The History Of Tech Giant Huawei And The Chinese Government
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The arrest of a Chinese tech executive adds to her company's contentious relationship with the U.S. Meng Wanzhou is chief financial officer of Huawei and daughter of the founder. She was arrested in Canada on a U.S. extradition request. NPR's Jasmine Garsd reports on the history of the company.
JASMINE GARSD, BYLINE: Ren Zhengfei is a former People's Liberation Army officer who founded the telecommunications company in 1987. Since then, the company has grown into a worldwide juggernaut. It expects to ring up more than $100 billion in sales this year. Sarah Cook is a senior research analyst for East Asia at Freedom House, a democracy watchdog organization.
SARAH COOK: Chinese technology companies generally, and particularly these tech giants - their success or failure isn't accidental. It's really contingent upon government support.
GARSD: Those ties between Huawei's founder and the Chinese government have raised questions about potential espionage dangers for the U.S., which Huawei has repeatedly denied. But Cook says the concerns are hardly outlandish.
COOK: It's hard to imagine that a company like Huawei would not provide information to Chinese intelligence agencies if it was requested. It's hard to imagine that they would have a choice, even.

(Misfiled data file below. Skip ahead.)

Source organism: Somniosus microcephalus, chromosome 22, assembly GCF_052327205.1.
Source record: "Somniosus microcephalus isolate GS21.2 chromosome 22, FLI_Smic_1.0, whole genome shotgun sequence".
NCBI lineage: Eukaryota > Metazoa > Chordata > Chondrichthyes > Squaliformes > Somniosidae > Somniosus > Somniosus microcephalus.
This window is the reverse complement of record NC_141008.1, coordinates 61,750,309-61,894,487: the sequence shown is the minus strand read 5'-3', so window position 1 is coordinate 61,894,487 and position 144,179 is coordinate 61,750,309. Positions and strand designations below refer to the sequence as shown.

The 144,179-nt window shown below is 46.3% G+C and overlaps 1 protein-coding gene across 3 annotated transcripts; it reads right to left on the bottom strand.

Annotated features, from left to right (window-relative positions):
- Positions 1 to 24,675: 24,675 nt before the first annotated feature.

GARSD: Earlier this year, U.S. intelligence agencies warned American citizens against using products and services made by Huawei and another Chinese company, ZTE. Around the same time, AT&T backed out of selling Huawei's smartphones. The U.S. government isn't alone in its concern about Huawei and Chinese espionage. Australia has banned Huawei for the next generation of cellphone networks. In addition to espionage concerns, Huawei has been suspected of shipping products to Iran despite American sanctions. And that's reportedly why Meng Wanzhou was arrested earlier this week, although the charges have not been publicly disclosed. The Chinese government has demanded she be released. Jasmine Garsd, NPR News, New York.
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